THE chief executive of the company that publishes the Wall Street Journal became the first casualty in America of the phone-hacking tsunami that is sweeping through Rupert Murdoch's News Corporation – but he is unlikely to be the last.
Les Hinton, chief executive of Dow Jones, led News International from 1995 until 2007, when some News of the World journalists were hacking phones.
“I have watched with sorrow from New York as the News of the World story has unfolded,” Hinton said. “The pain caused to innocent people is unimaginable.”
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The unease about the behaviour of News International journalists last week crossed the Atlantic to the United States, where Murdoch’s stable includes the Fox TV network, 20th Century Fox, Fox News, the Wall Street Journal, the New York Post and a chain of regional television stations.
Senator Frank Lautenberg, from New Jersey, has called for the Department of Justice and the Securities & Exchange Commission to determine whether any US laws were violated. “Further investigation may reveal that current reports only scratch the surface of the problem at News Corporation,” he wrote in an open letter to the Attorney General, Eric Holder, hinting that phone-hacking and bribery may not have been limited to Murdoch’s British tabloids.
Senator Jay Rockefeller suggested that the Senate Commerce Committee, which he chairs, might launch its own investigation, telling reporters that his “bet” would be that “we’ll find some criminal stuff”.
In a joint statement with Senator Barbara Boxer, he warned that if News Corp employees were found to have targeted US citizens then “the consequences will be severe”.
Some of this must be understood as politically motivated. The vast majority of the people calling for a criminal inquiry are Democrats, happy for the chance to kick a right-wing behemoth while it’s down. Fox News is an echo chamber for Republican talking-points and a persistent critic of the Democratic agenda. The New York Post and Wall Street Journal opinion pages are dominated by conservative columnists, and last year Rupert Murdoch donated $1 million to the Republican Governors Association.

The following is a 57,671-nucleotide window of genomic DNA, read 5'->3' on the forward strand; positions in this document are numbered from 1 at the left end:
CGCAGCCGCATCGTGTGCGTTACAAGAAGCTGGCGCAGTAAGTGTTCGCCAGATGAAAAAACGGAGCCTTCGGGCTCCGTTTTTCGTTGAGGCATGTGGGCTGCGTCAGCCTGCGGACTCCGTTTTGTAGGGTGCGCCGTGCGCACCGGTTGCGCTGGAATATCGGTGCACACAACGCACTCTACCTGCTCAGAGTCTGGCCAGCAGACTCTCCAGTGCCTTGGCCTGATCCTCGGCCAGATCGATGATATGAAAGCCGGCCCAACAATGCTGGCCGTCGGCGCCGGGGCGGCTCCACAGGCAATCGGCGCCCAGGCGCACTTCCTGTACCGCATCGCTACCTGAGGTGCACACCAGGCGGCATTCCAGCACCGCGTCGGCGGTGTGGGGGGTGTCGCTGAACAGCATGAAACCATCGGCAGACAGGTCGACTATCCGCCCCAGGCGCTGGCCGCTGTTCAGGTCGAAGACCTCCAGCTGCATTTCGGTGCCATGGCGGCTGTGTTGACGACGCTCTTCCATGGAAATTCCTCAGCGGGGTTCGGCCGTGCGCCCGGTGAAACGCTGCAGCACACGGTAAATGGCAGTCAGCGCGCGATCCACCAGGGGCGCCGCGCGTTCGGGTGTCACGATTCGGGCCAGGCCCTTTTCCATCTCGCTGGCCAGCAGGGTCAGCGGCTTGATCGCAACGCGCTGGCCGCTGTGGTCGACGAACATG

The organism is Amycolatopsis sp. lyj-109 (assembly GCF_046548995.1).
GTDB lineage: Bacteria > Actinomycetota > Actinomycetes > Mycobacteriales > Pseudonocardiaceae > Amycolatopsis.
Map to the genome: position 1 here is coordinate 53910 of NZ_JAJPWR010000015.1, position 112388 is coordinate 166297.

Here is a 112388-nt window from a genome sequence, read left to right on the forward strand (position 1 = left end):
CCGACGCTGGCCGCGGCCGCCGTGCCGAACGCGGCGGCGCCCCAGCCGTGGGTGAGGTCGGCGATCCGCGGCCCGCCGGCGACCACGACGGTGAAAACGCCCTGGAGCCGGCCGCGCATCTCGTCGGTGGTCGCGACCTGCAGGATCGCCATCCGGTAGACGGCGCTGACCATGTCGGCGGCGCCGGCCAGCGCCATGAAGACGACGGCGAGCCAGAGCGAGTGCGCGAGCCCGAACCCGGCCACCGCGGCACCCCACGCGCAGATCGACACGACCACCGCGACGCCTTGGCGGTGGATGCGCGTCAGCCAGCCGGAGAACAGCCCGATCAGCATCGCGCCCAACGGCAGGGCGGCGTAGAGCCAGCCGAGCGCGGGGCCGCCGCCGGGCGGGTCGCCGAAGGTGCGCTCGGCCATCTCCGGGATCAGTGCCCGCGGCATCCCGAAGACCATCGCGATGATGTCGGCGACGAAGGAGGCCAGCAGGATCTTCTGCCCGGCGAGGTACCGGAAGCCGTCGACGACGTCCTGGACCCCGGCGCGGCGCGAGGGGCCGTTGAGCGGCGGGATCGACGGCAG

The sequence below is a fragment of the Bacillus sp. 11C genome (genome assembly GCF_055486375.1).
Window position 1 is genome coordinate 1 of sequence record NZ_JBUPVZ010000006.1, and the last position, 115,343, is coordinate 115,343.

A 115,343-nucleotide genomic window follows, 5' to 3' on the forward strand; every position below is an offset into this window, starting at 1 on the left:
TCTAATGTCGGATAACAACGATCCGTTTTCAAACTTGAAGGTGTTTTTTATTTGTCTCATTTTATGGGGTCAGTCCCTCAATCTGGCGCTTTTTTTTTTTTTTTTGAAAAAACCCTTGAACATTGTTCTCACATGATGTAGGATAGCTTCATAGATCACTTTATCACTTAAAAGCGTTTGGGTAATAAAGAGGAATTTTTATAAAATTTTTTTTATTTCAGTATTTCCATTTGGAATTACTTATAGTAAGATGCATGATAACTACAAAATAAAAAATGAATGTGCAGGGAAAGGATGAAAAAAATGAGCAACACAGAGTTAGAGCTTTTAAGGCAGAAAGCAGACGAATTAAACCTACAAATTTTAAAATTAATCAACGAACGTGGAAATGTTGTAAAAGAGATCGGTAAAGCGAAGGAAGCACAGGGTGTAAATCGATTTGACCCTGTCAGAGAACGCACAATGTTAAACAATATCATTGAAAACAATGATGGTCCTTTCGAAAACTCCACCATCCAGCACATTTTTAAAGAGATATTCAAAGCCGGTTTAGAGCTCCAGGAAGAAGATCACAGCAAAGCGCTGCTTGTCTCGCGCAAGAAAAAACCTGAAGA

So it wasn’t particularly surprising to hear Democratic Congressman Bruce Braley condemning “political espionage” at the media mogul’s papers. He said: “We are very concerned with where these allegations will eventually lead. If employees of News Corporation violated the privacy of US citizens, at the News of the World or the New York Post, then they should be investigated.”
Congressman Peter King, on the other hand, is a prominent Republican, and chairman of the Homeland Security Committee. In a letter to FBI director Robert Mueller, he wrote: “It is revolting to imagine that members of the media would seek to compromise the integrity of a public official for financial gain in the pursuit of yellow journalism.”
King was responding to a Daily Mirror story that alleged News Corp reporters attempted to pay a New York policeman for the phone records of people who died in the September 11 attacks on the World Trade Centre. If the claim is proved, King wrote, the journalists concerned should receive “the harshest sanctions available under law”. On Friday, Attorney General Holder confirmed that an FBI investigation was under way. “There have been serious allegations raised in that regard in Great Britain and there is an ongoing investigation there,” he said. “There have been members of Congress in the United States who have asked us to investigate the same allegations, and we are progressing in that regard.”